KING: Most candidates are not running until they run. She's running until -- unless and until she doesn't run. She's moving around. She's going to be very visible this week. She does have the luxury, because she is, by leaps and bounds -- I think the polling shows her ahead by 5,000 points, you know, among over Democrats, including the vice president.

COOPER: Let's take a look at that polling, actually.

KING: My math isn't so good. Do we have that poll? It's almost 5,000 points, whatever it is.

COOPER: Choice for nominee, Clinton, 65 percent.

KING: That's the political equivalent of 5,000 points.

NAVARRO: This is not the first time we've seen Hillary leading by 5,000 points.

KING: And if it the first -- and it would be interesting to watch her put together a team. We already see people talking about this. I know you have that Begala guy standing by. He knows a lot about this.

The most fascinating thing to me is Charlie Rose asking the question. If you look at what's happening in the changing of the Clinton Foundation, not just in the name -- the Bill, Hillary and Chelsea Clinton Foundation. There is the "New York" magazine article. There's also an article about Doug Band, who used to be corresponding guy in "The New Republic" that is very unfavorable.

You see here the not-so-hidden hand of Chelsea, who I first met in the Arkansas governor's mansion way back in the day when she was, you know, young and she was cute with her curly hair and her braces. She has now grown up to be a force in this family.

And you can see things happening now that are clearly designed that, if my mother runs, what do I need to do? What -- what things could hurt her in 2015 and 2016 that we can deal with today?

COOPER: And you think Chelsea Clinton is behind all of that?

KING: I know Chelsea Clinton is behind it, because I know people who are in the Clinton world, like the Begala guy that you've got standing by, I think.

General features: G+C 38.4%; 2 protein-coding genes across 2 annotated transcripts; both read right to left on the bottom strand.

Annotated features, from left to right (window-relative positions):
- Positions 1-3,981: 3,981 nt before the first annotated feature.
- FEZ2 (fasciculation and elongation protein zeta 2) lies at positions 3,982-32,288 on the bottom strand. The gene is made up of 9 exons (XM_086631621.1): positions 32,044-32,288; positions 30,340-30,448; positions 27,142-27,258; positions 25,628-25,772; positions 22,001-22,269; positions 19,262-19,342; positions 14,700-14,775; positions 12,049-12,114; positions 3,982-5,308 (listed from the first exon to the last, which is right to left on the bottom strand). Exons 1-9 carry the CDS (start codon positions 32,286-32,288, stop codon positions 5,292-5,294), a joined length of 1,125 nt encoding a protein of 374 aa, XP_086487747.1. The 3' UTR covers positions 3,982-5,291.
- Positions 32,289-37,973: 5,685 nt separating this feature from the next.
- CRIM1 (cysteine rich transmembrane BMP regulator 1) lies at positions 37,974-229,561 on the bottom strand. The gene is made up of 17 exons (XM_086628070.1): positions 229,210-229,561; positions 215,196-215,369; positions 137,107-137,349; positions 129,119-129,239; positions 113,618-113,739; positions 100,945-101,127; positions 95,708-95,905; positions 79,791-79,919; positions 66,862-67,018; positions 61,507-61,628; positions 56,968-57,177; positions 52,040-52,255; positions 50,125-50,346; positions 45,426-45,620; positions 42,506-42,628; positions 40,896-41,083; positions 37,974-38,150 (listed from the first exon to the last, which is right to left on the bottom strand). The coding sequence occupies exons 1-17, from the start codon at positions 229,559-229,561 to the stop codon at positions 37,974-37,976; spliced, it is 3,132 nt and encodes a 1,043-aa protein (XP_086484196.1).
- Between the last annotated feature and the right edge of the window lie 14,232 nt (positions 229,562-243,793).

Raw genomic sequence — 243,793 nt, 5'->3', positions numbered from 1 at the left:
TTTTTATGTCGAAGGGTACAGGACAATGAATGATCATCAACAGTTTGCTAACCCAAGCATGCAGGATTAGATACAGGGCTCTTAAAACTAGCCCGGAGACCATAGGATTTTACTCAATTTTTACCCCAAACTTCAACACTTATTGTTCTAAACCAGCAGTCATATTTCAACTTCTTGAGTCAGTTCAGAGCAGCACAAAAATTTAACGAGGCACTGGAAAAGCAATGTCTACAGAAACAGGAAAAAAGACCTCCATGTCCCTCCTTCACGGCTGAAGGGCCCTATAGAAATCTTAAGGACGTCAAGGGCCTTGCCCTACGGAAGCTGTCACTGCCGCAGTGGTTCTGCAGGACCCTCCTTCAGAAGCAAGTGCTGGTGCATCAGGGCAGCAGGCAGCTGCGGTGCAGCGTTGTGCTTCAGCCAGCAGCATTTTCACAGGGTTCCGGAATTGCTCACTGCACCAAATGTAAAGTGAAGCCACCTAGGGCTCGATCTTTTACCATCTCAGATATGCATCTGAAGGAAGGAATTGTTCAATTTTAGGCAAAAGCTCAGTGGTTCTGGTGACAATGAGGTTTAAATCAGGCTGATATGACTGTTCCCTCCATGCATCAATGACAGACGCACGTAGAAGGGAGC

And it is fascinating to watch. She was this cute, shy, unassuming kid who was overwhelmed at being in the White House, and now she has grown up. Capital "G," capital "U."

COOPER: Let's bring in Paul Begala, CNN political commentator and Democratic strategist. He's joining us on the phone.

Is the hidden hand of Chelsea Clinton behind all of this, Paul Begala?

PAUL BEGALA, CNN POLITICAL COMMENTATOR (via phone): I don't know. I hate to disagree with King. But she...

KING: He knows.

COOPER: You do know. "I don't know" means "I don't want to talk about it."

BEGALA: But it is, I think, noteworthy that her name is now on the door at the foundation. This is an accomplished woman. I'm with John. I mean, I knew her when she was a sixth grader. She was a 12- year-old and a pretty bright one at that.

But now she's an accomplished woman; she's worked in finance. She's worked in consulting, and now she's going to -- I think have a strong hand leading this. And I think it's terrific.

NAVARRO: OK. But the question here is about Hillary 2016 not Chelsea 2050. That will be George B. Bush versus Chelsea. So...

COOPER: Do you think she's running?

NAVARRO: You know, some days I wake up thinking yes; some days I wake up thinking no. But the bottom line is, like you've said, like Paul has said, she's got the luxury of time.

But also, Anderson, this is good for business. Let's face it, keeping her name out there, the speculation. She's going to write a book. She's got, you know, speaking gigs. She's got all sorts of things going on where being a possible potential candidate, a presumed nominee, is good for business.

COOPER: That's the same reason Sarah Palin is even talking about possibly running for Senate.

NAVARRO: Is she again?

AMANPOUR: I love that: Is she again? This is going to be "is she again" for the next three years. Every time there's an article; every time there's a speech; every time Chelsea makes a decision, every time there's something it's going to be "and is Hillary going to run?"

NAVARRO: It's not going to be three years, because...

AMANPOUR: OK, two. OK, one.

NAVARRO: It's going to be one and a half. What's going to end up happening is she's going to get a lot of pressure.